Fiction Writers, Do Your Research



I struck up a conversation with a gentleman in a hospital waiting room last week. I shared a little about my writing and he responded with a comment that made me think.

He made an observation that, to him, writing fiction was quicker and easier than writing non-fiction because it did not require research.

At first thought, I agreed with him. But, later that evening, I put pen to paper and contemplated whether or not that was actually as true as it appeared on the surface.

Here is a list of just some of the research necessary for every fiction writer to complete in order to write an authentic book:

a) Learn about the setting of your book, such as the state/country, the type of weather, the topography, terrain, type of government, and so on.

b)  What type of people live there? Is their speech distinctive?  In what type of industries might they be employed?

c)  In what year/time period does your story take place? What is going on in the world at that time? What hair and dress styles are prevalent? What music is popular?

d) Do any of your characters experience an illness or disability?  If so, you will need to know how it affects his life, treatments he might experience, etc. How will he interact with others?

e) Do your characters meet with a disaster? You may have to learn about floods, earthquakes, fires, and so on.

f) How old are your characters? What kind of music, games, activities are appropriate?

A good editor will catch some of these things, such as when mine caught it when I wrote  about something that would not have even been invented yet!!

But, don’t count on someone else to do it. You’ve got to do your homework and make your book as authentic as possible.

Some say a book is successful when it is so real that the reader actually feels he/she is experiencing the action right along with the characters.

Part of making this happen is doing the hard work ahead of time.

It’s called: research.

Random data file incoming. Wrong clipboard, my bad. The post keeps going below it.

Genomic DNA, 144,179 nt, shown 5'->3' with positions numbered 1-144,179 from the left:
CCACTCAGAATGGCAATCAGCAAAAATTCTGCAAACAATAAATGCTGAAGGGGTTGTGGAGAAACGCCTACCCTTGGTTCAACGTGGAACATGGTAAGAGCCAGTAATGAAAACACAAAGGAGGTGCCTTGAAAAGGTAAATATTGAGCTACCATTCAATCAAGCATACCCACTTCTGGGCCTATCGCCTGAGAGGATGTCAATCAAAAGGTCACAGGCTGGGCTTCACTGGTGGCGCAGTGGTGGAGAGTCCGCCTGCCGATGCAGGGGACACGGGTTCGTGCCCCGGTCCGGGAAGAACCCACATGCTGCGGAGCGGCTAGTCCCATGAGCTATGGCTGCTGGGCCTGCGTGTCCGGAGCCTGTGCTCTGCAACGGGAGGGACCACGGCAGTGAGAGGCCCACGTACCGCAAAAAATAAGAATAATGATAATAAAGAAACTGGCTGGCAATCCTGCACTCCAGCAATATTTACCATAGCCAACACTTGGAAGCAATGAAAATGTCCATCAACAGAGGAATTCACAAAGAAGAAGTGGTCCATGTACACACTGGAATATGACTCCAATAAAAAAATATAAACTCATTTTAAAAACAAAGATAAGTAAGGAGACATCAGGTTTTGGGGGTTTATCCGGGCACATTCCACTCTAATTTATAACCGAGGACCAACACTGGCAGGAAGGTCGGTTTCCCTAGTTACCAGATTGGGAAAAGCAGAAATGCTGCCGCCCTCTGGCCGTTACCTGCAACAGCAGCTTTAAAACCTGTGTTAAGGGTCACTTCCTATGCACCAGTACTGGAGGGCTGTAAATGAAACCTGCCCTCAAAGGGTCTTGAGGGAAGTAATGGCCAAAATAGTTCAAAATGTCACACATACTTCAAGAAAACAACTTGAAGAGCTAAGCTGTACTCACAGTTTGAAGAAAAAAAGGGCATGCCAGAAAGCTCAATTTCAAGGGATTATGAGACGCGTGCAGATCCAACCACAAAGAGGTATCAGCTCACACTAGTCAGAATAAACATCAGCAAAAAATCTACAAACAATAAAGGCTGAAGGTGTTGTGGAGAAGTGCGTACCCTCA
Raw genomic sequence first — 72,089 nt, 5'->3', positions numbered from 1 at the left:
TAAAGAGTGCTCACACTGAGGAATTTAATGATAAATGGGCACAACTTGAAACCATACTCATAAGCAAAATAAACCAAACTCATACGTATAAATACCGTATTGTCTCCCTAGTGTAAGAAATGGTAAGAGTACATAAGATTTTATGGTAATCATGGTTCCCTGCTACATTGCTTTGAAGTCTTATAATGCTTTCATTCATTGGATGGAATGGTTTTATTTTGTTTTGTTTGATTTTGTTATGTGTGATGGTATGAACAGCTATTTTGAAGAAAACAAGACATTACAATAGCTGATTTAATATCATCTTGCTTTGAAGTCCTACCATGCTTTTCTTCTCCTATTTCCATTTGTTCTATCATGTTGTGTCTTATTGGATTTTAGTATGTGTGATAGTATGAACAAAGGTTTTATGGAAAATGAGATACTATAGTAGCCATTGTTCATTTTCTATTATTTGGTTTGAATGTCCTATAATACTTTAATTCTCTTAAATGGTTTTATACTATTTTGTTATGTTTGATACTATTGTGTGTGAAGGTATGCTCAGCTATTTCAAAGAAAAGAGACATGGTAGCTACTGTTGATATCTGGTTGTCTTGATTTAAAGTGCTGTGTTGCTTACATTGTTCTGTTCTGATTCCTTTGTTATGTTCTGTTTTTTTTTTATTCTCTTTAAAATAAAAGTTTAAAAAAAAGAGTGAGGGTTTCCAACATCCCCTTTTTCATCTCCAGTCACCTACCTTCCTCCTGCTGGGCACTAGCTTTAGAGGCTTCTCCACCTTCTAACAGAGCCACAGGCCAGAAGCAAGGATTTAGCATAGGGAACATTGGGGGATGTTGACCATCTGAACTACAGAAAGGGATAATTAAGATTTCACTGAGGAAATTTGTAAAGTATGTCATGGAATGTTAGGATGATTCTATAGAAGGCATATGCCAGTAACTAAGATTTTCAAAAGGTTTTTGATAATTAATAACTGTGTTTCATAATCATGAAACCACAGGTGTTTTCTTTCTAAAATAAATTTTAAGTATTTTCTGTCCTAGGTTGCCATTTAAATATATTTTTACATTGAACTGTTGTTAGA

2 thoughts on “Fiction Writers, Do Your Research

  1. I love reading novels (and sometimes non-fiction) and always have two available: the one I’m reading and the one close by waiting to be read. I’m certainly not an authority on writing or writers like you are but it has always amazed me, without me researching it, how much research a fiction writer has to do! I’ve heard it said that one doesn’t learn much from reading novels. Not true! Facts and fiction and history and so many other things that you mentioned above are mixed in and one learns in a very entertaining way. So I really enjoyed this blog. Thank you. R

    P.S. I guess I couldn’t send you this reply unless I included my email address and name, although not what intended. But I really wanted to respond to it.


    • Thank you, Ruben, for your reply. I am doing a LOT of research, currently. My new series for individuals with Alzheimer’s and their caregivers is requiring a lot of research into the medical field. However, it is information I really want to know and although it isn’t all used in my books, the background is just as important for guidance in writing. It is also shared on my new website, AID (Assisting Individuals with Dementia). Check it out!!! Hope all is well with you. Thanks for your support. Brenda


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